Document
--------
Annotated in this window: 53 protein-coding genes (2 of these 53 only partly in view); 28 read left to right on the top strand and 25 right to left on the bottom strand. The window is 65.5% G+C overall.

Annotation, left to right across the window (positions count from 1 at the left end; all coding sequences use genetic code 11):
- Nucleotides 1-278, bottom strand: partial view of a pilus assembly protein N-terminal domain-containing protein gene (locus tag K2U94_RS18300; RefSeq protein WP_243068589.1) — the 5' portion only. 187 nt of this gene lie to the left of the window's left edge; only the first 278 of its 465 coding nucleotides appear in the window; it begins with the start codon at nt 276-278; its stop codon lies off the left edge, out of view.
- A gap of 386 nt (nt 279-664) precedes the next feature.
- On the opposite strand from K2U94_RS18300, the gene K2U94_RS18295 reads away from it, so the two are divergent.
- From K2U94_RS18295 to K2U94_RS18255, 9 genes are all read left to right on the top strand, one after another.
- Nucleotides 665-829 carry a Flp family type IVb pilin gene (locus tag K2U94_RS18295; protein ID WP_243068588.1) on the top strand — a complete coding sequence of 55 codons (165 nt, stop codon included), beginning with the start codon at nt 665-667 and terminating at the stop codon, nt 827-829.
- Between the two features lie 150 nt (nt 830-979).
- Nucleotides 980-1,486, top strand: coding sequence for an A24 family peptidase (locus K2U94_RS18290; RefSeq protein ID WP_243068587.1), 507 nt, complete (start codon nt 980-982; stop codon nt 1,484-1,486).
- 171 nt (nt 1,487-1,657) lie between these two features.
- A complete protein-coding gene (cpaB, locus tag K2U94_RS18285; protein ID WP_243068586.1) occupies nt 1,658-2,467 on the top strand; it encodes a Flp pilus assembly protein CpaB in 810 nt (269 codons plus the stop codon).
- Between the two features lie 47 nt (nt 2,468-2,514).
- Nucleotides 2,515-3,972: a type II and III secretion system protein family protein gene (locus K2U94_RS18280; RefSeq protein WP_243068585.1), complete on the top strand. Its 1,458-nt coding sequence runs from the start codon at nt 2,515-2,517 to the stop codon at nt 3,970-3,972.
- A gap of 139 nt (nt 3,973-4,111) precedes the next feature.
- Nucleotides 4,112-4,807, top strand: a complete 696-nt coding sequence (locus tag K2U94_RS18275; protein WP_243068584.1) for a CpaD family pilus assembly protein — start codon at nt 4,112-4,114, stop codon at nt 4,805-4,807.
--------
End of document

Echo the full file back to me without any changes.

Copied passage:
Annotated in this window: 53 protein-coding genes (2 of these 53 only partly in view); 28 read left to right on the top strand and 25 right to left on the bottom strand. The window is 65.5% G+C overall.

Annotation, left to right across the window (positions count from 1 at the left end; all coding sequences use genetic code 11):
- Nucleotides 1-278, bottom strand: partial view of a pilus assembly protein N-terminal domain-containing protein gene (locus tag K2U94_RS18300; RefSeq protein WP_243068589.1) — the 5' portion only. 187 nt of this gene lie to the left of the window's left edge; only the first 278 of its 465 coding nucleotides appear in the window; it begins with the start codon at nt 276-278; its stop codon lies off the left edge, out of view.
- A gap of 386 nt (nt 279-664) precedes the next feature.
- On the opposite strand from K2U94_RS18300, the gene K2U94_RS18295 reads away from it, so the two are divergent.
- From K2U94_RS18295 to K2U94_RS18255, 9 genes are all read left to right on the top strand, one after another.
- Nucleotides 665-829 carry a Flp family type IVb pilin gene (locus tag K2U94_RS18295; protein ID WP_243068588.1) on the top strand — a complete coding sequence of 55 codons (165 nt, stop codon included), beginning with the start codon at nt 665-667 and terminating at the stop codon, nt 827-829.
- Between the two features lie 150 nt (nt 830-979).
- Nucleotides 980-1,486, top strand: coding sequence for an A24 family peptidase (locus K2U94_RS18290; RefSeq protein ID WP_243068587.1), 507 nt, complete (start codon nt 980-982; stop codon nt 1,484-1,486).
- 171 nt (nt 1,487-1,657) lie between these two features.
- A complete protein-coding gene (cpaB, locus tag K2U94_RS18285; protein ID WP_243068586.1) occupies nt 1,658-2,467 on the top strand; it encodes a Flp pilus assembly protein CpaB in 810 nt (269 codons plus the stop codon).
- Between the two features lie 47 nt (nt 2,468-2,514).
- Nucleotides 2,515-3,972: a type II and III secretion system protein family protein gene (locus K2U94_RS18280; RefSeq protein WP_243068585.1), complete on the top strand. Its 1,458-nt coding sequence runs from the start codon at nt 2,515-2,517 to the stop codon at nt 3,970-3,972.
- A gap of 139 nt (nt 3,973-4,111) precedes the next feature.
- Nucleotides 4,112-4,807, top strand: a complete 696-nt coding sequence (locus tag K2U94_RS18275; protein WP_243068584.1) for a CpaD family pilus assembly protein — start codon at nt 4,112-4,114, stop codon at nt 4,805-4,807.